Boris Johnson defeated his nearest rival and Labour party leader Jeremy Corbyn, who has now announced that he will not lead his party in the next general elections. Johnson's victory over Corbyn is good news for India for many reasons.
Boris Johnson is back as British Prime Minister with a thumping majority, possibly the biggest since Margaret Thatcher. Johnson defeated his nearest rival and Labour party leader Jeremy Corbyn, who has now announced that he will not lead his party in the next general elections. Johnson’s victory over Corbyn is good news for India for many reasons. Both British leaders have a stark difference in the way they view India and its global positioning. While Boris has been very accommodative vis-a-vis India, Corbyn has taken a very hostile position against New Delhi.
Here are some issues on the basis of which India would be happy with Boris returning as British Prime Minister.
Johnson is committed to implementing Brexit, a move that is likely to change Indo-UK trade relations. Explaining why Johnson’s win is a positive development for India, former Indian diplomat Lalit Mansingh says: “The Conservatives have been putting across to India that if Brexit happens, they will be free from the European laws and can have special trading arrangements with India. New Delhi can have a special treaty and tariff arrangements with the UK, which will be good for India’s exports and joint ventures. These are the impressions that it may be better for India after Brexit.” He, however, said that it remains to be seen how negotiations take place after Brexit actually happens.
Mansingh, who has served as India’s High Commissioner to the UK from 1998–99, says that on the economic front, the disappointment is that Indo-UK trade has not done so well in recent years. “But the hope is that if Britain gets rid of European laws, it will have more flexibility in striking a good free trade deal with India. It will be better for India if Britain gets out of the EU because European trade rules are very restrictive, this is the reason why for almost eight years India has tried to negotiate free trade agreement but it hasn’t succeeded yet,” he adds. The Indian diplomat further says that Britain is one of the world’s most important financial centres. “In terms of our currency trade, investment and banking, it will be good to have stronger relations with Britain.”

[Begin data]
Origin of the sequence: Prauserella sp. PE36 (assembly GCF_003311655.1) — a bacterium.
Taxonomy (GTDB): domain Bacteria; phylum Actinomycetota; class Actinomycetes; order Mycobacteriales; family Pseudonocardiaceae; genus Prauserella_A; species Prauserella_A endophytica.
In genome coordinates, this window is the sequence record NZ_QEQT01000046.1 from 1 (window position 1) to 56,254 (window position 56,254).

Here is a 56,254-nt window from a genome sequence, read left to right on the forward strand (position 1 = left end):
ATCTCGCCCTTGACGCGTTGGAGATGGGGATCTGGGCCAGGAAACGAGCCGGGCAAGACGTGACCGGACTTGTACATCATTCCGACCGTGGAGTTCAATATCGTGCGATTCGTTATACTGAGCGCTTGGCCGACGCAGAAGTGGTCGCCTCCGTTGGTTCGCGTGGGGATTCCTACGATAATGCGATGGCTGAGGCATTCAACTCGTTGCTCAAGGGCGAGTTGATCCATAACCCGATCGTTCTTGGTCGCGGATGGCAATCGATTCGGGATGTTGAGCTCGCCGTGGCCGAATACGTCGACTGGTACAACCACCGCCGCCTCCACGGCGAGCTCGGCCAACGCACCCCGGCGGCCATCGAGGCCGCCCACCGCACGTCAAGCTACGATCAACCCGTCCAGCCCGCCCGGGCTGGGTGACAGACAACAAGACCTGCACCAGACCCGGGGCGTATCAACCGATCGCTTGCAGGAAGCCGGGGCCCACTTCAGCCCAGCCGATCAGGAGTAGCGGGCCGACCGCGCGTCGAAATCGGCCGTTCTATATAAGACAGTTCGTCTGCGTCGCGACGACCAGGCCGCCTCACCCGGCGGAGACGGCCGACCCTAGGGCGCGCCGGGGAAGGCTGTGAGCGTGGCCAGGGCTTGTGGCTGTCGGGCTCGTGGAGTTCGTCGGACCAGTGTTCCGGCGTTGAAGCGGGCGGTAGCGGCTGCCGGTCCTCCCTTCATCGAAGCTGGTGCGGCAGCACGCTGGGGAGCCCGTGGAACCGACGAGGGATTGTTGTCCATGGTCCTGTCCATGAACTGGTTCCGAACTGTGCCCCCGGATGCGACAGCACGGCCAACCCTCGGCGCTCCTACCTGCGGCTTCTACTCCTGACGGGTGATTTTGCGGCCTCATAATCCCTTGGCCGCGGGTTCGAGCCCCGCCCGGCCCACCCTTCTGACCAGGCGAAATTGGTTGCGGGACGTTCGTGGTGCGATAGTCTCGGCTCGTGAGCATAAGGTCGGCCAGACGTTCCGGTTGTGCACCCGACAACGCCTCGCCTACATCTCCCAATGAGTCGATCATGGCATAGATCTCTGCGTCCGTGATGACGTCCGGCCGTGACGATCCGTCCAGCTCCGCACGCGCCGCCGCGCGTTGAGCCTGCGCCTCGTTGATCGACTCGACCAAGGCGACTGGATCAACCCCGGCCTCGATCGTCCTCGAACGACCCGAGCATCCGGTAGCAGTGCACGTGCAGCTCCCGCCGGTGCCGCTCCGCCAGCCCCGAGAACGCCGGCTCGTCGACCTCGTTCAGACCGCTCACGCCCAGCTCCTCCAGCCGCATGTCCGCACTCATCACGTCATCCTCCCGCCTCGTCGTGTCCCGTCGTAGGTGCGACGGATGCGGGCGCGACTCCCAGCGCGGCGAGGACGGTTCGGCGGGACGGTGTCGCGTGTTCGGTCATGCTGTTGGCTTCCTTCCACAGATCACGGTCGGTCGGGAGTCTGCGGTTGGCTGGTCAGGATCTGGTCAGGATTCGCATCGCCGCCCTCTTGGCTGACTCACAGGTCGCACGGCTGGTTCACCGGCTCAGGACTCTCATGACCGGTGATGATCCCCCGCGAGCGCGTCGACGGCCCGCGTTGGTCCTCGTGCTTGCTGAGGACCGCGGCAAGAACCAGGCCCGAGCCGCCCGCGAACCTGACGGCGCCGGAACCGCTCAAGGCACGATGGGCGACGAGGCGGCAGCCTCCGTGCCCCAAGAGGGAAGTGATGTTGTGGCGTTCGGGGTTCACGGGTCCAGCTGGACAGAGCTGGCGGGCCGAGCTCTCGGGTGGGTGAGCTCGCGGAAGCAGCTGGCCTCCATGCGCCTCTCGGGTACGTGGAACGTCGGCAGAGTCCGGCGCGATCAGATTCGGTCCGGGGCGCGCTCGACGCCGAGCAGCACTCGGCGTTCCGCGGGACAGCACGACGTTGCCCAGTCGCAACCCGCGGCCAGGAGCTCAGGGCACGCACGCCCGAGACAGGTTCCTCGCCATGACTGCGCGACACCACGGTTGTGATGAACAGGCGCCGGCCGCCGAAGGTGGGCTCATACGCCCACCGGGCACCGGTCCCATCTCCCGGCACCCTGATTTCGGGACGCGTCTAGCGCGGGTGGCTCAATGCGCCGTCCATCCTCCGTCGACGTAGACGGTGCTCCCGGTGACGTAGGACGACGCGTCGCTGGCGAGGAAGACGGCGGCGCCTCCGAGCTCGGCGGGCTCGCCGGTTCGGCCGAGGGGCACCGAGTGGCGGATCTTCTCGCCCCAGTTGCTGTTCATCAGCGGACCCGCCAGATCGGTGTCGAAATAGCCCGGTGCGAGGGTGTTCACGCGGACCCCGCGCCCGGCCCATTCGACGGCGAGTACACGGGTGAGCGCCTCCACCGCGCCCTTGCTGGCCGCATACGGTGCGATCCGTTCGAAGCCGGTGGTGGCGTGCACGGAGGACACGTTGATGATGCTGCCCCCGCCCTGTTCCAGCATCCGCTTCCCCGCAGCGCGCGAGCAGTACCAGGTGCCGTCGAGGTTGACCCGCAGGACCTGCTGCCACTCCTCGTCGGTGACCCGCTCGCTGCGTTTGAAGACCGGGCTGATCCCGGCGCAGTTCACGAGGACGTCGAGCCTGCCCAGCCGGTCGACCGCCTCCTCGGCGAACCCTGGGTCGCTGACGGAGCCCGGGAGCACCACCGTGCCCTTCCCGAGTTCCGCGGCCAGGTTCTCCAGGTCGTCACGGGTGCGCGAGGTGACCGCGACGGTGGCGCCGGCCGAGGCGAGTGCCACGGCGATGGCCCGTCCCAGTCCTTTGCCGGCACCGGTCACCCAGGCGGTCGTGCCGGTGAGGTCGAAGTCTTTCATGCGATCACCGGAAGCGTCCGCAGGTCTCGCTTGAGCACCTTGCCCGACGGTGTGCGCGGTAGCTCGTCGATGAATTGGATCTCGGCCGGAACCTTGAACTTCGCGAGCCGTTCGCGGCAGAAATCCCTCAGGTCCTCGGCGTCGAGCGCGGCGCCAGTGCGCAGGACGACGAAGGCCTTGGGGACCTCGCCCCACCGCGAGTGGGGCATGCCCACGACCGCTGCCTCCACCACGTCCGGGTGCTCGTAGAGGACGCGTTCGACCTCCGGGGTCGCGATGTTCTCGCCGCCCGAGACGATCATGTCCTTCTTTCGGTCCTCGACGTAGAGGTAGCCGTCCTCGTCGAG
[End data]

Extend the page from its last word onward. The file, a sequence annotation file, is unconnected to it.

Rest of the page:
UK on Article 370
After India scrapped special status to Jammu and Kashmir under Article 370, the United Kingdom chose to remain silent knowing fully well that it was an internal matter. UK foreign secretary Dominic Raab said that he had spoken to External Affairs Minister S Jaishankar and took clarity on the situation in Kashmir. He, however, said that the UK was concerned about the situation in the Valley and called for peace and calm. Compare this with Jeremy Corbyn’s hardened stand and antagonistic move of passing a resolution.
Corbyn’s party passed a resolution seeking “international intervention in Kashmir and a call for UN led-referendum”. The resolution condemned India’s move and called on the party to “clearly and vocally support the Kashmiri people’s right to self-determination and for international observers to be sent to the region immediately”. All this happened under the leadership of Corbyn.